33

I need to define a social network, analyze it and draw it. I could both draw it by hand and analyze it (calculate various metrics) by hand. But I would not like to reinvent the wheel.

I have tried to use matplotlib, but I need to use it interactively, and in a few lines tell it how to load the data, and then call a render function, that will render the graph as a SVG.

How can I visualize social networks in the described way?

  • 5
    Wow. I do NOT like the way you edited my post, Bhargav Rao! I generally like the freedom to improve questions written by others, and perhaps you did improve in some way though I am not able to see that. 1) You deleted essential parts (fx "analyze", now it says only "visualize") 2) You added non-essential things that I never meant to say "But I would not like to reinvent the wheel. ". 3) You added poor language "But I would not like to reinvent the wheel. ", should be "would like not to reinvent". – Mads Skjern Sep 2 '18 at 12:47
29

networkx is a very powerful and flexible Python library for working with network graphs. Directed and undirected connections can be used to connect nodes. Networks can be constructed by adding nodes and then the edges that connect them, or simply by listing edge pairs (undefined nodes will be automatically created). Once created, nodes (and edges) can be annotated with arbitrary labels.

Although networkx can be used to visualise a network (see the documentation), you may prefer to use a network visualisation application such as Gephi (available from gephi.org). networkx supports a wide range of import and export formats. If you export a network using a format such as GraphML, the exported file can be easily loaded into Gephi and visualised there.

import networkx as nx
G=nx.Graph()
G.add_edges_from([(1,2),(1,3),(1,4),(3,4)])
G
>>> <networkx.classes.graph.Graph object at 0x128a930>
G.nodes(data=True)
>>> [(1, {}), (2, {}), (3, {}), (4, {})]
G.node[1]['attribute']='value'
G.nodes(data=True)
>>> [(1, {'attribute': 'value'}), (2, {}), (3, {}), (4, {})]
nx.write_graphml(G,'so.graphml')
  • how to fetch this n/w graph to html via ajax call? – NoobEditor Mar 1 '17 at 10:40
15

There are three answers that mention Networkx and Gephi, but no one mentioned graph-tool. The main difference is that the algorithms are implemented in C++, giving a performance boost compared to e.g. Networkx.

And, it also covers visualization. From the site:

Conveniently draw your graphs, using a variety of algorithms and output formats (including to the screen). Graph-tool has its own layout algorithms and versatile, interactive drawing routines based on cairo and GTK+, but it can also work as a very comfortable interface to the excellent graphviz package.

Here's a neat example from the docs (there are many many more):

Block partition of a political blogs network

(Block partition of a political blogs network).

And, the code for it:

>>> g = gt.collection.data["polblogs"]
>>> g = gt.GraphView(g, vfilt=gt.label_largest_component(gt.GraphView(g, directed=False)))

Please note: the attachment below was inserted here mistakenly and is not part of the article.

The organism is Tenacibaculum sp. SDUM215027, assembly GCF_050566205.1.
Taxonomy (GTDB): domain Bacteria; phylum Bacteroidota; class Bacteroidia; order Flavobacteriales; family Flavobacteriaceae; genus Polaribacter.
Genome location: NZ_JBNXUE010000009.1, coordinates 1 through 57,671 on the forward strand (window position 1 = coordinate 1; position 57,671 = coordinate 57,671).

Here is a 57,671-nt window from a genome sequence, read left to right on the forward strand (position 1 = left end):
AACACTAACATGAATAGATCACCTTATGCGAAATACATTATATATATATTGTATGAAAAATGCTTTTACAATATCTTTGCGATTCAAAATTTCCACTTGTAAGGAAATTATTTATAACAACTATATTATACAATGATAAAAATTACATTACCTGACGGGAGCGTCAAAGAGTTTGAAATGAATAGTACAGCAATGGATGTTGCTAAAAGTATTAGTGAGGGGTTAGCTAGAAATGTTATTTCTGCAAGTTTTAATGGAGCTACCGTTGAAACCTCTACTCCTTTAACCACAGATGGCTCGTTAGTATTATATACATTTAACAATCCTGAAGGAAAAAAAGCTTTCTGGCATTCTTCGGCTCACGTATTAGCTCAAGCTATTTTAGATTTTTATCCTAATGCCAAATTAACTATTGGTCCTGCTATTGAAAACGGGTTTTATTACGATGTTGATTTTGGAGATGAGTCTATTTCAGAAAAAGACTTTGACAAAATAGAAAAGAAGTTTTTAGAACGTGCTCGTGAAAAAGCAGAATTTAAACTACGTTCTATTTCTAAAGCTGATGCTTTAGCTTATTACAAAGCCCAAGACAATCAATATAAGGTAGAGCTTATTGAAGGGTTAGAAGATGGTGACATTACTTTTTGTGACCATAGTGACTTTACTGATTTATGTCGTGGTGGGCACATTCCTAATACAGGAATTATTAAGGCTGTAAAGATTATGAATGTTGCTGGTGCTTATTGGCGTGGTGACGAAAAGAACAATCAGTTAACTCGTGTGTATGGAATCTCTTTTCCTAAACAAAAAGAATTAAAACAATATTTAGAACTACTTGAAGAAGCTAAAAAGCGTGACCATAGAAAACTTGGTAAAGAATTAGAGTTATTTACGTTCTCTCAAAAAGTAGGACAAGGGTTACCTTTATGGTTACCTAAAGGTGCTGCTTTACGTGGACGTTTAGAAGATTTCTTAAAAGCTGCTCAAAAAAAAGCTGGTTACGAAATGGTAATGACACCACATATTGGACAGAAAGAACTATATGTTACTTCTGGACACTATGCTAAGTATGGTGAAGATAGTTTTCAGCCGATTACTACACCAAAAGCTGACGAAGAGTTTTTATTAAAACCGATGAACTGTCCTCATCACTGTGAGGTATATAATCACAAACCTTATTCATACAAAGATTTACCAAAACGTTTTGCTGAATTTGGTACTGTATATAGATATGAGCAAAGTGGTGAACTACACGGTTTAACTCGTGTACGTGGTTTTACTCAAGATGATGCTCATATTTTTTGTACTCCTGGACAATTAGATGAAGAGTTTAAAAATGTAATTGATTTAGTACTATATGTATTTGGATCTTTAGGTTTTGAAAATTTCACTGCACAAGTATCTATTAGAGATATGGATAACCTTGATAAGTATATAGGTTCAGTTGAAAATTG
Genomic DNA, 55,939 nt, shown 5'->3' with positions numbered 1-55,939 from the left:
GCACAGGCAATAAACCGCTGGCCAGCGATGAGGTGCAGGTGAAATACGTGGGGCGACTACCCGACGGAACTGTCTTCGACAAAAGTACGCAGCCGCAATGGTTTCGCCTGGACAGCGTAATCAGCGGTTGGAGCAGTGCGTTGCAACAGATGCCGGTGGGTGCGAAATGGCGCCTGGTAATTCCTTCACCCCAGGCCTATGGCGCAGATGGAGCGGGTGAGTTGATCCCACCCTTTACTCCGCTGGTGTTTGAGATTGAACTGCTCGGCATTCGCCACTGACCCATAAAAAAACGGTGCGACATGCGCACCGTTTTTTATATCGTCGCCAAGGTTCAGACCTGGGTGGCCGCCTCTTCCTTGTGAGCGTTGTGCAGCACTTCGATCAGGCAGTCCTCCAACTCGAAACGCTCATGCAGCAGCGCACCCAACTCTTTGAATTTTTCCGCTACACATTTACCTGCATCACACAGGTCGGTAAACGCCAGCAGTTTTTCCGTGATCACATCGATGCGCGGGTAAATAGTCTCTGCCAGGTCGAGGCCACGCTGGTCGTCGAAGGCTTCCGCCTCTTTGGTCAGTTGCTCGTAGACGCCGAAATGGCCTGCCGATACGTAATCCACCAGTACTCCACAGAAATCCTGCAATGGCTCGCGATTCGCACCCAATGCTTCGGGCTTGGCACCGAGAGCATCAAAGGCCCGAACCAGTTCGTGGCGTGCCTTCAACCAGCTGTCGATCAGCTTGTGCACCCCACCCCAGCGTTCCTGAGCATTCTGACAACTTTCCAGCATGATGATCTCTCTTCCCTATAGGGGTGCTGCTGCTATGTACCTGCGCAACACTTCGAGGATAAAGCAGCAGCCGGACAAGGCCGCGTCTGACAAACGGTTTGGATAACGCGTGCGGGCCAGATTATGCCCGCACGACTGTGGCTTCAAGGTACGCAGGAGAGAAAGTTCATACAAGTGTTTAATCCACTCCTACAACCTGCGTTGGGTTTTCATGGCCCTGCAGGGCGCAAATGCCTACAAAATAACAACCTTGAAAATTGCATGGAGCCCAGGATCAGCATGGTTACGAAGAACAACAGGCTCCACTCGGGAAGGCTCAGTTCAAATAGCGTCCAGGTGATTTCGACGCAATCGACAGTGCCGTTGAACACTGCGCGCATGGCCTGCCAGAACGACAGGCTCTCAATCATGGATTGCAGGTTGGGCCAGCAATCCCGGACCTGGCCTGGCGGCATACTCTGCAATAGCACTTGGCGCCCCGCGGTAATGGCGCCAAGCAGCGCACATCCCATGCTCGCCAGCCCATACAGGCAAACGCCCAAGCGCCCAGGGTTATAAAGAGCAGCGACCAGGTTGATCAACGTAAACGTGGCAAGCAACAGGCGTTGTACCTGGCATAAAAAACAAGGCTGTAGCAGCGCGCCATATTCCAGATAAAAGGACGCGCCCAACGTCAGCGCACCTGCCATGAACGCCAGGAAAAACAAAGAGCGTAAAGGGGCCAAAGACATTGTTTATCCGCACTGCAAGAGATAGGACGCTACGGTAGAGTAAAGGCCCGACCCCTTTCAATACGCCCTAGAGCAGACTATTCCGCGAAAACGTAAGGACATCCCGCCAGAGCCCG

>>> state = gt.BlockState(g, B=g.num_vertices(), deg_corr=True)
>>> state = gt.multilevel_minimize(state, B=2)
>>> gt.graph_draw(g, pos=g.vp["pos"], vertex_fill_color=state.get_blocks(), output="polblogs_agg.pdf")
<...>

(Note: The positions of each node is predetermined in this example, so no layout algorithm had to be run)

Here's another example using the same data (and the result is incredible): http://ryancompton.net/2014/10/05/graph-tools-visualization-is-pretty-good/

  • output="polblogs_agg.pdf" would be a problem if one has to embed these graphs into an html page? possible to return html or div?? – NoobEditor Mar 1 '17 at 10:59
  • 1
    @NoobEditor see the docs: fmt : Output file format. Possible values are "auto", "ps", "pdf", "svg", and "png". If the value is "auto", the format is guessed from the output parameter.' So just name it e.g. .png for example and you'll get a png. Then the next step is to include this image in your html. – keyser Mar 1 '17 at 17:16
  • installing graphtool in 2017 on a mac is impossible. requires os x mavericks – swyx May 10 '17 at 16:44
4

A lot has happened here recently! Netwulf is a library dedicated to enabling easy reproducible interactive visualization of networks in Python (disclaimer: I'm a contributor).

img

Also check out webweb, which is better if you want to export the network as html.

2

Another way is Cytoscape. You might use with gml files too.

Like psychemedia said, you can use Networkx to plot your graph and to export to gml file.

nx.write_graphml(G,'my_file.gml')

After that, in Cytoscape click on From Network File and select your gml file. There, you can change the style too.

  • Link-only answers are strongly discouraged here at Stack Overflow. Instead, it is preferable to include a basic example of using Cytoscape for social networks. – drs Aug 11 '14 at 14:27
  • I'm sorry, drs. But I just completed other answers. I'll be better. – anapaulagomes Aug 12 '14 at 15:33

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